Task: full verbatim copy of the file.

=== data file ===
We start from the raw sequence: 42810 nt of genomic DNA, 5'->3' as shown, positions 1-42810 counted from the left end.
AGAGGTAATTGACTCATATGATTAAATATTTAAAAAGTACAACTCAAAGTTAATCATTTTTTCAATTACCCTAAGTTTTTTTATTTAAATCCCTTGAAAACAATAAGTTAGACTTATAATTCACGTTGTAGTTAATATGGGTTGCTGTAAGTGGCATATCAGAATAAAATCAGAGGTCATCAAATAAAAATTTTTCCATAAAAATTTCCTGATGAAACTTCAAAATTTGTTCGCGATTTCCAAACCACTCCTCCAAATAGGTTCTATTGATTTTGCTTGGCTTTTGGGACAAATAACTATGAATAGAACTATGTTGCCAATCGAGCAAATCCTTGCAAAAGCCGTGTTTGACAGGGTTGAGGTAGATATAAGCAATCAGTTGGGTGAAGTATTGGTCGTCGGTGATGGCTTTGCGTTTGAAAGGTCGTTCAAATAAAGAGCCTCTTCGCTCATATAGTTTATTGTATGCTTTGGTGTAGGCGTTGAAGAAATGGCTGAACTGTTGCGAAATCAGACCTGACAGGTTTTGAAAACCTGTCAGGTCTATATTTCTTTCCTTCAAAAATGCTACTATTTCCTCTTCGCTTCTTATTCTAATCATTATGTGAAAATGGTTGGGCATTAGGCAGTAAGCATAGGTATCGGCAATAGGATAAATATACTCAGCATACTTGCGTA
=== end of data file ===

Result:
We start from the raw sequence: 42810 nt of genomic DNA, 5'->3' as shown, positions 1-42810 counted from the left end.
AGAGGTAATTGACTCATATGATTAAATATTTAAAAAGTACAACTCAAAGTTAATCATTTTTTCAATTACCCTAAGTTTTTTTATTTAAATCCCTTGAAAACAATAAGTTAGACTTATAATTCACGTTGTAGTTAATATGGGTTGCTGTAAGTGGCATATCAGAATAAAATCAGAGGTCATCAAATAAAAATTTTTCCATAAAAATTTCCTGATGAAACTTCAAAATTTGTTCGCGATTTCCAAACCACTCCTCCAAATAGGTTCTATTGATTTTGCTTGGCTTTTGGGACAAATAACTATGAATAGAACTATGTTGCCAATCGAGCAAATCCTTGCAAAAGCCGTGTTTGACAGGGTTGAGGTAGATATAAGCAATCAGTTGGGTGAAGTATTGGTCGTCGGTGATGGCTTTGCGTTTGAAAGGTCGTTCAAATAAAGAGCCTCTTCGCTCATATAGTTTATTGTATGCTTTGGTGTAGGCGTTGAAGAAATGGCTGAACTGTTGCGAAATCAGACCTGACAGGTTTTGAAAACCTGTCAGGTCTATATTTCTTTCCTTCAAAAATGCTACTATTTCCTCTTCGCTTCTTATTCTAATCATTATGTGAAAATGGTTGGGCATTAGGCAGTAAGCATAGGTATCGGCAATAGGATAAATATACTCAGCATACTTGCGTA